- Hey if you give me something a bit more specific I can walk you through it :)(2 votes)

- I still do not get it. after watching it 10 times!(3 votes)
- Why can‘t the area of the parallelogram be the base*diagonal, if you pull it straight,I think it is still going to be the same area?(3 votes)
- Nah, we can't pull it like that, as it is more arbritrary and it can easily warp the shape and make it have a different area.

Something like slicing/rearranging the shape is more concrete. This is how we can rearrange all parallelograms into a rectangle with the same base and height as length and width :)(2 votes)

## Video transcript

- [Narrator] If we have a
rectangle with base length h and height length h, we know
how to figure out its area. Its area is just going to be the base, is going to be the base times the height, the base times the height. This is just a review of
the area of a rectangle. You just multiply the
base times the height. Now, let's look at a parallelogram. And in this parallelogram,
our base still has length b and we still have a height h. So when we talk about the height, we're not talking about
the length of these sides that, at least, the way I've
drawn them, moved diagonally. We're talking about if you go from, that's from this side up here and you were to go straight down, if you were to go at a 90 degree angle, if you were to go
perpendicularly straight down, you get to this side, that's going to be, that's
going to be our height. So in a situation like this,
when you have a parallelogram, you know it's base and its height, what do we think its area is going to be? So at first, it might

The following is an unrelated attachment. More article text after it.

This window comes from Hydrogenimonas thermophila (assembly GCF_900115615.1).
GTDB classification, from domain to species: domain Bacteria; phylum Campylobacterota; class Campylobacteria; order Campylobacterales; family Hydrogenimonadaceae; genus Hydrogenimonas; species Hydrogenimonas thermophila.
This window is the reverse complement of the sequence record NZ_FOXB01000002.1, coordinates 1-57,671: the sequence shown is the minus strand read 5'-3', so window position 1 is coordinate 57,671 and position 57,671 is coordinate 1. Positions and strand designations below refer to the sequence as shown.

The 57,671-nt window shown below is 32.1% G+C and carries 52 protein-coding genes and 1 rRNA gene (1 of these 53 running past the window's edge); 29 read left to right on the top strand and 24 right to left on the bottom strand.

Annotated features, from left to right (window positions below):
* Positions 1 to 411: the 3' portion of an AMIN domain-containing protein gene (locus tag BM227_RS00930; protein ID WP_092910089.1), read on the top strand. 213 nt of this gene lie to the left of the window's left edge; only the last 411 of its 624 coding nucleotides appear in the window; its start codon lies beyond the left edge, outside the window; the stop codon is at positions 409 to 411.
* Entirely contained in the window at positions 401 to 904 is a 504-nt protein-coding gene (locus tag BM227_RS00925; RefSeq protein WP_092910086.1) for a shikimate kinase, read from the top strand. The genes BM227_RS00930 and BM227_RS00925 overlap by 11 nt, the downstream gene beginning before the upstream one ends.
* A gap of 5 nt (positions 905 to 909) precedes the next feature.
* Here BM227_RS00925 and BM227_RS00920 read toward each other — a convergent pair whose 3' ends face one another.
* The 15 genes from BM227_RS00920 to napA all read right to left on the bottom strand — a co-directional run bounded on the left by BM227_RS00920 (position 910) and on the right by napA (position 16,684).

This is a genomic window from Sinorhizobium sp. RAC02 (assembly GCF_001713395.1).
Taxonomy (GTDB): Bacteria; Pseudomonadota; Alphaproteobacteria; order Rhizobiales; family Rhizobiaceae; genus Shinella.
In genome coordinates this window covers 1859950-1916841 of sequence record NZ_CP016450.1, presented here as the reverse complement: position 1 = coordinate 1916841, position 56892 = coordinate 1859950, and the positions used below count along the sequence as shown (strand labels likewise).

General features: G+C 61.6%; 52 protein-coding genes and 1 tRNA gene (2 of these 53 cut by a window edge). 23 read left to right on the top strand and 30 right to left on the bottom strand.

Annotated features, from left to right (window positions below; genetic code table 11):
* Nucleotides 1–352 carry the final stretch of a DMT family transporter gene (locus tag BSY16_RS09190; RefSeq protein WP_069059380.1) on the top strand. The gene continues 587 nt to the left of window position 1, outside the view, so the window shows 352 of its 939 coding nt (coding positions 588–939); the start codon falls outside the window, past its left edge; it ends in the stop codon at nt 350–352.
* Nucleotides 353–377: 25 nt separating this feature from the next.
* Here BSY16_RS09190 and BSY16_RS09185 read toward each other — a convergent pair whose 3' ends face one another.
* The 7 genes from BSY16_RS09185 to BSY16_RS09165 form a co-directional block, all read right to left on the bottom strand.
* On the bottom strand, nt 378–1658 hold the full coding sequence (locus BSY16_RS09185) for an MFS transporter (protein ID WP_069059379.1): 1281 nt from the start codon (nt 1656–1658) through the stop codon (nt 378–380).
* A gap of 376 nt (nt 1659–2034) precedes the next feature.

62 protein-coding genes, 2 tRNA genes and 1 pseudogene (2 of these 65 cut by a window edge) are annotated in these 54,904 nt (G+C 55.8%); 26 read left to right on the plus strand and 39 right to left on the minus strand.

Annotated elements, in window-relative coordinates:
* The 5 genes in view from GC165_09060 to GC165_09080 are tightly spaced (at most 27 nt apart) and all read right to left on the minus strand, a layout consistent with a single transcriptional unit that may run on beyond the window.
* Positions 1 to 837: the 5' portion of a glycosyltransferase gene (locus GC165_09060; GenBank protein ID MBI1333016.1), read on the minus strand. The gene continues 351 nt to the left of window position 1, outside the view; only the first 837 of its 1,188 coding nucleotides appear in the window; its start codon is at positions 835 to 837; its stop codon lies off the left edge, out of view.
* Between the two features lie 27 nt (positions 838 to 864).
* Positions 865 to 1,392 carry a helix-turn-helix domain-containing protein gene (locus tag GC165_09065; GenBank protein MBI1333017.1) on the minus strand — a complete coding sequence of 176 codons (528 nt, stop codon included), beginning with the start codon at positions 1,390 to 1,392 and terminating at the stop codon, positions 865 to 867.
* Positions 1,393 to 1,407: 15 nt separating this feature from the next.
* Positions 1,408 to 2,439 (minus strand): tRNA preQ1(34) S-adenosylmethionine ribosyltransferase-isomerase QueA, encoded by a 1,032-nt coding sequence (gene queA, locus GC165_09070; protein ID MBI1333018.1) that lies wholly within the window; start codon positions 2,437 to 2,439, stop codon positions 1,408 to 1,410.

seem, well, you know, this isn't as obvious as if
we're dealing with a rectangle, but we can do a little visualization
that I think will help. So what I'm going to do
is I'm gonna take a chunk of area from the left hand side, actually this triangle
on the left hand side that helps make up the parallelogram and then move it to the right and then we will see
something somewhat amazing. So I'm gonna take this, I'm gonna take this
little chunk right there. Actually, let me copy it, let
me do it a little bit better. So this, I'm gonna take that chunk right there and let me cut and paste it, so it's still
the same parallelogram, but I'm just gonna move
this section of area. Remember we're just
thinking about how much, how much is space is inside
of the parallelogram. And I'm gonna take this
area right over here and I'm gonna move it
to the right hand side. And what just happened? What just happened? Let me see if I can move
it a little bit better. What just happened when I did that? Well, notice it now looks just
like my previous rectangle. That just by taking some of the area, by taking some of the area on the left and moving it to the right, I have reconstructed this rectangle. So they actually have the same area. The area of this parallelogram or what used to be the parallelogram before I moved that triangle from the left to the right is also going to
be the base times the height. So the area here is also,
the area here is also base times height. 'Cause once again, I just
took this chunk of area that was over there and
I moved it to the right. So the area of a parallelogram, the area, let me make this look even more
like a parallelogram again. The area of a parallelogram
is just going to be, if you have the base and the height, it's just going to be the
base times the height. So the area for both of
these, the area for both of these are just base times height.